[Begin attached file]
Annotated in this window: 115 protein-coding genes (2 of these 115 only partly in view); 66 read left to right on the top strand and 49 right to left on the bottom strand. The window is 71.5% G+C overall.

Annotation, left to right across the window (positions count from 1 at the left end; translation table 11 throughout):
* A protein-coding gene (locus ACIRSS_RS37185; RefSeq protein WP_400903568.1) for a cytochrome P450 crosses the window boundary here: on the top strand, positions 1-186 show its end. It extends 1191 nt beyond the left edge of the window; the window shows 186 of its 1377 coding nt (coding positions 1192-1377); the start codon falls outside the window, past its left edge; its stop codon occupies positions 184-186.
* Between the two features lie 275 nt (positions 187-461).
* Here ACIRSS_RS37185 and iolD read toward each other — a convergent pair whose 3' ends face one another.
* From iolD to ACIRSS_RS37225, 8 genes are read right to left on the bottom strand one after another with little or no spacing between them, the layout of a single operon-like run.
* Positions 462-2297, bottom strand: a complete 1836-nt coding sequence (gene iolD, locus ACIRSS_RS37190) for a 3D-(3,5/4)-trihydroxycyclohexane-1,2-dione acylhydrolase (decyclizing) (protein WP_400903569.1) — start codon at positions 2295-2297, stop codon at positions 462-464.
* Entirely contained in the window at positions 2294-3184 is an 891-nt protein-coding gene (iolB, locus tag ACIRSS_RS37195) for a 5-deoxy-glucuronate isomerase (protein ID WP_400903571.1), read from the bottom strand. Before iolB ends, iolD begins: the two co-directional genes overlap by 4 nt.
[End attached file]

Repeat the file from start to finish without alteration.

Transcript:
Annotated in this window: 115 protein-coding genes (2 of these 115 only partly in view); 66 read left to right on the top strand and 49 right to left on the bottom strand. The window is 71.5% G+C overall.

Annotation, left to right across the window (positions count from 1 at the left end; translation table 11 throughout):
* A protein-coding gene (locus ACIRSS_RS37185; RefSeq protein WP_400903568.1) for a cytochrome P450 crosses the window boundary here: on the top strand, positions 1-186 show its end. It extends 1191 nt beyond the left edge of the window; the window shows 186 of its 1377 coding nt (coding positions 1192-1377); the start codon falls outside the window, past its left edge; its stop codon occupies positions 184-186.
* Between the two features lie 275 nt (positions 187-461).
* Here ACIRSS_RS37185 and iolD read toward each other — a convergent pair whose 3' ends face one another.
* From iolD to ACIRSS_RS37225, 8 genes are read right to left on the bottom strand one after another with little or no spacing between them, the layout of a single operon-like run.
* Positions 462-2297, bottom strand: a complete 1836-nt coding sequence (gene iolD, locus ACIRSS_RS37190) for a 3D-(3,5/4)-trihydroxycyclohexane-1,2-dione acylhydrolase (decyclizing) (protein WP_400903569.1) — start codon at positions 2295-2297, stop codon at positions 462-464.
* Entirely contained in the window at positions 2294-3184 is an 891-nt protein-coding gene (iolB, locus tag ACIRSS_RS37195) for a 5-deoxy-glucuronate isomerase (protein ID WP_400903571.1), read from the bottom strand. Before iolB ends, iolD begins: the two co-directional genes overlap by 4 nt.